Fournier, Pierre Simon
FOURNIER, PIERRE SIMON (1712-1768), French engraver and typefounder, was born at Paris on the 15th of September 1712. He was the son of a printer, and was brought up to his father's business. After studying drawing under the painter Colson, he practised for some time the art of wood-engraving, and ultimately turned his attention to the engraving and casting of types. He designed many new characters, and his foundry became celebrated not only in France, but in foreign countries. Not content with his practical achievements, he sought to stimulate public interest in his art by the production of various works on the subject. In 1737 he published his Table des proportions qu'il faut observer entre les caractères, which was followed by several other technical treatises. In 1758 he assailed the title of Gutenberg to the honour awarded him as inventor of printing, claiming it for Schöffer, in his Dissertation sur l'origine et les progrès de l'art de graver en bois. This gave rise to a controversy in which Schöpflin and Baer were his opponents. Fournier's contributions to this debate were collected and reprinted under the title of Traités historiques et critiques sur l'origine de l'imprimerie. His principal work, however, was the Manuel typographique, which appeared in 2 vols. 8vo in 1764, the first volume treating of engraving and type-founding, the second of printing, with examples of different alphabets. It was the author's design to complete the work in four volumes, but he did not live to execute it. He died at Paris on the 8th of October 1768.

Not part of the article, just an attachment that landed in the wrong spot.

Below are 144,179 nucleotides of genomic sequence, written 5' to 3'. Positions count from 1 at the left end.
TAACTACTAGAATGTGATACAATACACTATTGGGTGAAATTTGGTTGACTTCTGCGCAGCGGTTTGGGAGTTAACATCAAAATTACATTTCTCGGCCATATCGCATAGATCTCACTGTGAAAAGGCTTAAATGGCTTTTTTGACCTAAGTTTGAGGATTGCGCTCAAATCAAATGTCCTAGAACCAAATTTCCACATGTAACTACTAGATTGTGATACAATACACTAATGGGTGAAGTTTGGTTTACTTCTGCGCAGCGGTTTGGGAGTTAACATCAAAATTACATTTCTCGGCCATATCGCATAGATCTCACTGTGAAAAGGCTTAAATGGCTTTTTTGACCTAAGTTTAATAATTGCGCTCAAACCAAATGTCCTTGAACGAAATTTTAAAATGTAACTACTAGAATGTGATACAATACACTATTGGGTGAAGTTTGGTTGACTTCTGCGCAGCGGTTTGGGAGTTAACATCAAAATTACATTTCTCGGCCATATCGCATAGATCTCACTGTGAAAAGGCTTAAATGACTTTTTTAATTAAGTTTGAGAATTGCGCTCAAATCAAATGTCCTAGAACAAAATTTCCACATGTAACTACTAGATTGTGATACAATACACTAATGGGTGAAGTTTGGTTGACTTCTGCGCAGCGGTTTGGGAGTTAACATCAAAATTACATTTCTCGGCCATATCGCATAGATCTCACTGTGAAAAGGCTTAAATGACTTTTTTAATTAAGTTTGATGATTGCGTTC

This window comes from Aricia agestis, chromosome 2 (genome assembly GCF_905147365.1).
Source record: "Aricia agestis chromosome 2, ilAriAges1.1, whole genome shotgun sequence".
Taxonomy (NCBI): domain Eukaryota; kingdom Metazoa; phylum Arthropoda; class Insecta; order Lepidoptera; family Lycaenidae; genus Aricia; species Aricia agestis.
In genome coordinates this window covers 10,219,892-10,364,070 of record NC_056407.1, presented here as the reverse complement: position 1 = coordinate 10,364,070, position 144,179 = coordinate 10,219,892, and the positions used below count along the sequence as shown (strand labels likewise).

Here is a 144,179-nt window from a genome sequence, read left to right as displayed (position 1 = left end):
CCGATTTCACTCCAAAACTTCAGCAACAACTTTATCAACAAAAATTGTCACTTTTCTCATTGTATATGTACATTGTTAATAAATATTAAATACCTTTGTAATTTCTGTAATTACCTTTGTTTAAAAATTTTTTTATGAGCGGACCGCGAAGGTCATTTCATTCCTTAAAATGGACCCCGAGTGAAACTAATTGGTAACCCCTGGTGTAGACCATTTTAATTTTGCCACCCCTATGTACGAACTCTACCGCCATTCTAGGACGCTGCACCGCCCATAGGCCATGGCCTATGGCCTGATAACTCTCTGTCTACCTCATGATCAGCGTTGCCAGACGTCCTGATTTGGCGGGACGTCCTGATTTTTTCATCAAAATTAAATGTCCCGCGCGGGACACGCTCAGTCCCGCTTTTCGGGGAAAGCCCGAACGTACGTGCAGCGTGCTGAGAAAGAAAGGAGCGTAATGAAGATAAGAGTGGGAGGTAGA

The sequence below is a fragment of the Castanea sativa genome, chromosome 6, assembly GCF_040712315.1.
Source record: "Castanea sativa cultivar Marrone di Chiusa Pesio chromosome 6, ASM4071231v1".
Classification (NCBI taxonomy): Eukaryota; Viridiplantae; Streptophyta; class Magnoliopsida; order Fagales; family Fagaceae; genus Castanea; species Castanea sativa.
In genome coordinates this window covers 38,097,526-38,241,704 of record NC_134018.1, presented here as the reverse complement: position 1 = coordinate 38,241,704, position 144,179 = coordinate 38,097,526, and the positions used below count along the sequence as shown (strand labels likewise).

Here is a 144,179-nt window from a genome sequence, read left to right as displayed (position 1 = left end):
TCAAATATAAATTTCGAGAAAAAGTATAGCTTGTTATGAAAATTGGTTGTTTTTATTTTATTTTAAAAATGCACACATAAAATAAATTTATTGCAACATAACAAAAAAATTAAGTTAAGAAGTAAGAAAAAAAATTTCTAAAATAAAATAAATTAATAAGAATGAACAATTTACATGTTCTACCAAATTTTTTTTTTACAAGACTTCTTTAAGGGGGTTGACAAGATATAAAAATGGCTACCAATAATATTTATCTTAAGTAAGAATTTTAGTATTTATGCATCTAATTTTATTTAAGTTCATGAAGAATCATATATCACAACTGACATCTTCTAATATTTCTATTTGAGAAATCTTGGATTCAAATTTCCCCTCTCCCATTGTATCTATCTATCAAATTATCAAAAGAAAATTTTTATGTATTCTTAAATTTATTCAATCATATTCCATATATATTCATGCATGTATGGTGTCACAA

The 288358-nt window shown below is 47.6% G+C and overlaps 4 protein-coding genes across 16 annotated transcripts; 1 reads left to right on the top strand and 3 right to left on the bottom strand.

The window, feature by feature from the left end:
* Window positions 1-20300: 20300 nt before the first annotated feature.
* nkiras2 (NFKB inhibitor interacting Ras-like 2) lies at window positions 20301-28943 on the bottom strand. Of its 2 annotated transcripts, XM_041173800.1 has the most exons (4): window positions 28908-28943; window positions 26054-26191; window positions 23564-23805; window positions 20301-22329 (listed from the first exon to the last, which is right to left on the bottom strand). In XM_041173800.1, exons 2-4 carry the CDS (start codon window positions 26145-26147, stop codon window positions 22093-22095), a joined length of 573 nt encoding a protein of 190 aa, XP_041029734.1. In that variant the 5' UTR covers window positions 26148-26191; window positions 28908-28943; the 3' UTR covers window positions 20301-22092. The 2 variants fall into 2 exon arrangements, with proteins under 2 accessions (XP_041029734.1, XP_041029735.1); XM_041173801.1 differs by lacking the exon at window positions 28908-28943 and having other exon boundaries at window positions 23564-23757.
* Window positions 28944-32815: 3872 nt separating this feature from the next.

Note - this article incorporates content from Encyclopaedia Britannica, Eleventh Edition, (1910-1911)